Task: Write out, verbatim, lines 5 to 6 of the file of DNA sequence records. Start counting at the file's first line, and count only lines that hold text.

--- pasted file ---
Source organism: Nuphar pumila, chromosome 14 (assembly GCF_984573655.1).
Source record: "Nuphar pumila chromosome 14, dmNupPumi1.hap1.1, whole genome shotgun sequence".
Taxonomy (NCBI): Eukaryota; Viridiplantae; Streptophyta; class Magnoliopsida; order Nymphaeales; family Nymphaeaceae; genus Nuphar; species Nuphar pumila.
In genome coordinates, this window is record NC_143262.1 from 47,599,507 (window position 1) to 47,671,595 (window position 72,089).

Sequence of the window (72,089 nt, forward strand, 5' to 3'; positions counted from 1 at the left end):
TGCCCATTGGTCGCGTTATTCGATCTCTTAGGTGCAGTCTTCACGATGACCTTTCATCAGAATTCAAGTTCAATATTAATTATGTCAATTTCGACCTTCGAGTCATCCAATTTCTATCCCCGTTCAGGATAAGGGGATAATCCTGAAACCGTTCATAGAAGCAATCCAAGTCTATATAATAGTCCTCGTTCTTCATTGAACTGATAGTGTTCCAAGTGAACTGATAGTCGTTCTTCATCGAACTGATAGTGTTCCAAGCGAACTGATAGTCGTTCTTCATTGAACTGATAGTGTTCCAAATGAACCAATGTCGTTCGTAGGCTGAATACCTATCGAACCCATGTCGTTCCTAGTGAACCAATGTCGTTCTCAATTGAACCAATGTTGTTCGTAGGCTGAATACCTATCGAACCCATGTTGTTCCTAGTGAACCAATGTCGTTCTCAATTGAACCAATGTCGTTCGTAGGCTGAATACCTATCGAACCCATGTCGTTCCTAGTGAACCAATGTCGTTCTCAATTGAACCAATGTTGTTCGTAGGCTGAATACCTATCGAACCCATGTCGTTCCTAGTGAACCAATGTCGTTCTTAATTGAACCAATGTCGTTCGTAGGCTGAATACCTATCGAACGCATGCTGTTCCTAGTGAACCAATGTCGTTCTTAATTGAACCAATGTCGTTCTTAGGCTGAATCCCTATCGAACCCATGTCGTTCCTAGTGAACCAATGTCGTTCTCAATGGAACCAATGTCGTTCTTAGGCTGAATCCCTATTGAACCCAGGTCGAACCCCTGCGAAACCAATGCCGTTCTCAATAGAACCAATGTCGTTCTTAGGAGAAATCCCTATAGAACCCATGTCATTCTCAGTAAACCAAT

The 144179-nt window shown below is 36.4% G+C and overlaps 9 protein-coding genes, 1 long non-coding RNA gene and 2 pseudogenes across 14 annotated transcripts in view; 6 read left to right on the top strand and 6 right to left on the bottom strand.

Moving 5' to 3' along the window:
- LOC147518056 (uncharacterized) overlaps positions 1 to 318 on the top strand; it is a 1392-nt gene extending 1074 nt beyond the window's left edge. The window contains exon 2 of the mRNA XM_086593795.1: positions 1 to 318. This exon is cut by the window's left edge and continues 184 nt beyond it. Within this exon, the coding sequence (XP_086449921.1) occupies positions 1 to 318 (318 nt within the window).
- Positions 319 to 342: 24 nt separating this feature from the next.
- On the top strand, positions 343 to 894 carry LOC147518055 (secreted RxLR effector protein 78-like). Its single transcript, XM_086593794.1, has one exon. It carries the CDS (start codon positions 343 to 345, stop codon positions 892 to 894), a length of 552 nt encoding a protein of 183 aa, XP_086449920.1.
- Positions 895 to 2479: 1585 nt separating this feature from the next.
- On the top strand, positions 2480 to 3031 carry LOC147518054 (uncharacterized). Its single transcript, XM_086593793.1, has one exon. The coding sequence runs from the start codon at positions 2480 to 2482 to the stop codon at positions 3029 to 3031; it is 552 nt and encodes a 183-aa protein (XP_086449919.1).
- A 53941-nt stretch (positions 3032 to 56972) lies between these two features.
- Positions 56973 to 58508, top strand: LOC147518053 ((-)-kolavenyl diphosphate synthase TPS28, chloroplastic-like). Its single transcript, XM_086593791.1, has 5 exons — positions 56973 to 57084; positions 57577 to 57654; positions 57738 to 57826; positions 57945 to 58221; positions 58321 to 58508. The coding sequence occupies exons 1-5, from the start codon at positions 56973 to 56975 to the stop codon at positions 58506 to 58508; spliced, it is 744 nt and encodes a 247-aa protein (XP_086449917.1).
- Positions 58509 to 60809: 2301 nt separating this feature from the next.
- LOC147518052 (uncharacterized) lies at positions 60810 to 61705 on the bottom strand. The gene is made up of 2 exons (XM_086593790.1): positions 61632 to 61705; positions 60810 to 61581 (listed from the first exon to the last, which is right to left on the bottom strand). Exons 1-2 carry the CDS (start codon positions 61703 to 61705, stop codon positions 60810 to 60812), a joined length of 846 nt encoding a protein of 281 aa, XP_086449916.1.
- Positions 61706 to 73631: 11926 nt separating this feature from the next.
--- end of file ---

Sequence of the window (72,089 nt, forward strand, 5' to 3'; positions counted from 1 at the left end):
TGCCCATTGGTCGCGTTATTCGATCTCTTAGGTGCAGTCTTCACGATGACCTTTCATCAGAATTCAAGTTCAATATTAATTATGTCAATTTCGACCTTCGAGTCATCCAATTTCTATCCCCGTTCAGGATAAGGGGATAATCCTGAAACCGTTCATAGAAGCAATCCAAGTCTATATAATAGTCCTCGTTCTTCATTGAACTGATAGTGTTCCAAGTGAACTGATAGTCGTTCTTCATCGAACTGATAGTGTTCCAAGCGAACTGATAGTCGTTCTTCATTGAACTGATAGTGTTCCAAATGAACCAATGTCGTTCGTAGGCTGAATACCTATCGAACCCATGTCGTTCCTAGTGAACCAATGTCGTTCTCAATTGAACCAATGTTGTTCGTAGGCTGAATACCTATCGAACCCATGTTGTTCCTAGTGAACCAATGTCGTTCTCAATTGAACCAATGTCGTTCGTAGGCTGAATACCTATCGAACCCATGTCGTTCCTAGTGAACCAATGTCGTTCTCAATTGAACCAATGTTGTTCGTAGGCTGAATACCTATCGAACCCATGTCGTTCCTAGTGAACCAATGTCGTTCTTAATTGAACCAATGTCGTTCGTAGGCTGAATACCTATCGAACGCATGCTGTTCCTAGTGAACCAATGTCGTTCTTAATTGAACCAATGTCGTTCTTAGGCTGAATCCCTATCGAACCCATGTCGTTCCTAGTGAACCAATGTCGTTCTCAATGGAACCAATGTCGTTCTTAGGCTGAATCCCTATTGAACCCAGGTCGAACCCCTGCGAAACCAATGCCGTTCTCAATAGAACCAATGTCGTTCTTAGGAGAAATCCCTATAGAACCCATGTCATTCTCAGTAAACCAAT